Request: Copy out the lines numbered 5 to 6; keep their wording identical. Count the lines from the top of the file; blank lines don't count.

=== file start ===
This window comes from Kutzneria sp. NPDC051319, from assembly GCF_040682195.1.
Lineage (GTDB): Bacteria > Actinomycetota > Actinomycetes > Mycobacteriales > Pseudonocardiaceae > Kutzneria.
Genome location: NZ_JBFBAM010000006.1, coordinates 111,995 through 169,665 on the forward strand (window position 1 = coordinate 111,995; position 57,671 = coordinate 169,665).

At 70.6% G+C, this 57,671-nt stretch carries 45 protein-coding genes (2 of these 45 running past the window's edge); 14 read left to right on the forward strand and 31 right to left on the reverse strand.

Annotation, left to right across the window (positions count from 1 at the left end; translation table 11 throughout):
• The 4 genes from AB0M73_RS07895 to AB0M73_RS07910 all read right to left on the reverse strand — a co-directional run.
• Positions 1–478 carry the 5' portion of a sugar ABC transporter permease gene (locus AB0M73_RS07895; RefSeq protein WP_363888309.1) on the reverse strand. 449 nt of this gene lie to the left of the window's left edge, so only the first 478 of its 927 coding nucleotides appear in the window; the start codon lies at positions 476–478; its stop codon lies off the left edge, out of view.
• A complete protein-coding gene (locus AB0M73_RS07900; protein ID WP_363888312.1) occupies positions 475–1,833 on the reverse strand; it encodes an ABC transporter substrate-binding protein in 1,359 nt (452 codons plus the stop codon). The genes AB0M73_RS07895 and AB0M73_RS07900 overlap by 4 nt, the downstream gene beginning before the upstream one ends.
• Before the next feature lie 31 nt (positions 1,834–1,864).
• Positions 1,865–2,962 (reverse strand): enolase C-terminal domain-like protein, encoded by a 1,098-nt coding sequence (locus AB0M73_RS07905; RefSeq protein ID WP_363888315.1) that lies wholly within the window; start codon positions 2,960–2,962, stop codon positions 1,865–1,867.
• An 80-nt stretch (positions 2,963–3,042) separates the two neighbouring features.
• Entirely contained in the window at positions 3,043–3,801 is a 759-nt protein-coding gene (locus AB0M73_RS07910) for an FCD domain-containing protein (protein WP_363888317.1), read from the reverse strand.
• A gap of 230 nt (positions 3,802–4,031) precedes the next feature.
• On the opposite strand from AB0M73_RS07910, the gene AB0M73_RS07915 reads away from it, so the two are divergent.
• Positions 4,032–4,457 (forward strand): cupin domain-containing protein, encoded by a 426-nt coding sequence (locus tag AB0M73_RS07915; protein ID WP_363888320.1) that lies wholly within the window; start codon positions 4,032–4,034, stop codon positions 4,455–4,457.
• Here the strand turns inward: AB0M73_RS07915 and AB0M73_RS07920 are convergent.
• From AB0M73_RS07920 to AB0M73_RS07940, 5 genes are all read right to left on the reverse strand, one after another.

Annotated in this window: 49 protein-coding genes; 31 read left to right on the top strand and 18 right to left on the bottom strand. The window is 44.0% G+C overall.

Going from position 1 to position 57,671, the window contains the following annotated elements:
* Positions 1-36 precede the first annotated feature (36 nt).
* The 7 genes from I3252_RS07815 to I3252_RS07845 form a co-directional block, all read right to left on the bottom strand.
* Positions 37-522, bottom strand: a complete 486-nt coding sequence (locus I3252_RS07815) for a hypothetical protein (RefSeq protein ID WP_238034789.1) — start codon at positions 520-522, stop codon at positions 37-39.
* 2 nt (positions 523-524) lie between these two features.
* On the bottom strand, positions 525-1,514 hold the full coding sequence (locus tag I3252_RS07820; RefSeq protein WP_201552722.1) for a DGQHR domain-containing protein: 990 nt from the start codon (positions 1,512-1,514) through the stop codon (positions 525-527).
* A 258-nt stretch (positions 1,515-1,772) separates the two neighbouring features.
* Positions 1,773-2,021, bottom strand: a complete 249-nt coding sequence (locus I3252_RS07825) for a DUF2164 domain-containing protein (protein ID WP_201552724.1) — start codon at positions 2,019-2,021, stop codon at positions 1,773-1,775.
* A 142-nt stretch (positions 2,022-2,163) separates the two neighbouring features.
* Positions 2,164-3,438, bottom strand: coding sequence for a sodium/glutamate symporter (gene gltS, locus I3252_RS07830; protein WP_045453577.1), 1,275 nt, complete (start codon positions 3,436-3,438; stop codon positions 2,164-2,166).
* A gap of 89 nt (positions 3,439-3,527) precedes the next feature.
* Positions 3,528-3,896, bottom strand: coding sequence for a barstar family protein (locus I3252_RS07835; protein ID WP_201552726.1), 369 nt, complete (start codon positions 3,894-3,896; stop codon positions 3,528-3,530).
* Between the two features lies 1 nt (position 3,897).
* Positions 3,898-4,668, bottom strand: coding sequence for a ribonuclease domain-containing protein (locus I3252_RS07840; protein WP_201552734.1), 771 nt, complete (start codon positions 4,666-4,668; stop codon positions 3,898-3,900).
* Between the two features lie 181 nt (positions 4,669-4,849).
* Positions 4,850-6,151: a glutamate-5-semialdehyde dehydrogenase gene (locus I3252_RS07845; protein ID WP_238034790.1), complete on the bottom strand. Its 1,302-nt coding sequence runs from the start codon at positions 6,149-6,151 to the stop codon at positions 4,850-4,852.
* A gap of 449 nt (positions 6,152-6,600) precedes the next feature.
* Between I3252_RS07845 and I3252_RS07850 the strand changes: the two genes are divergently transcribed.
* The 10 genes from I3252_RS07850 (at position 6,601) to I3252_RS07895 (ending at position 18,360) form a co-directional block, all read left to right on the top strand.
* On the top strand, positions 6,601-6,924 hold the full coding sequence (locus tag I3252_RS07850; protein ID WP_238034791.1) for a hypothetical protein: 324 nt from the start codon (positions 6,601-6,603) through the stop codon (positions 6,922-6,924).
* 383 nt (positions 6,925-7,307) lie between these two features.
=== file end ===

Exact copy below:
Annotation, left to right across the window (positions count from 1 at the left end; translation table 11 throughout):
• The 4 genes from AB0M73_RS07895 to AB0M73_RS07910 all read right to left on the reverse strand — a co-directional run.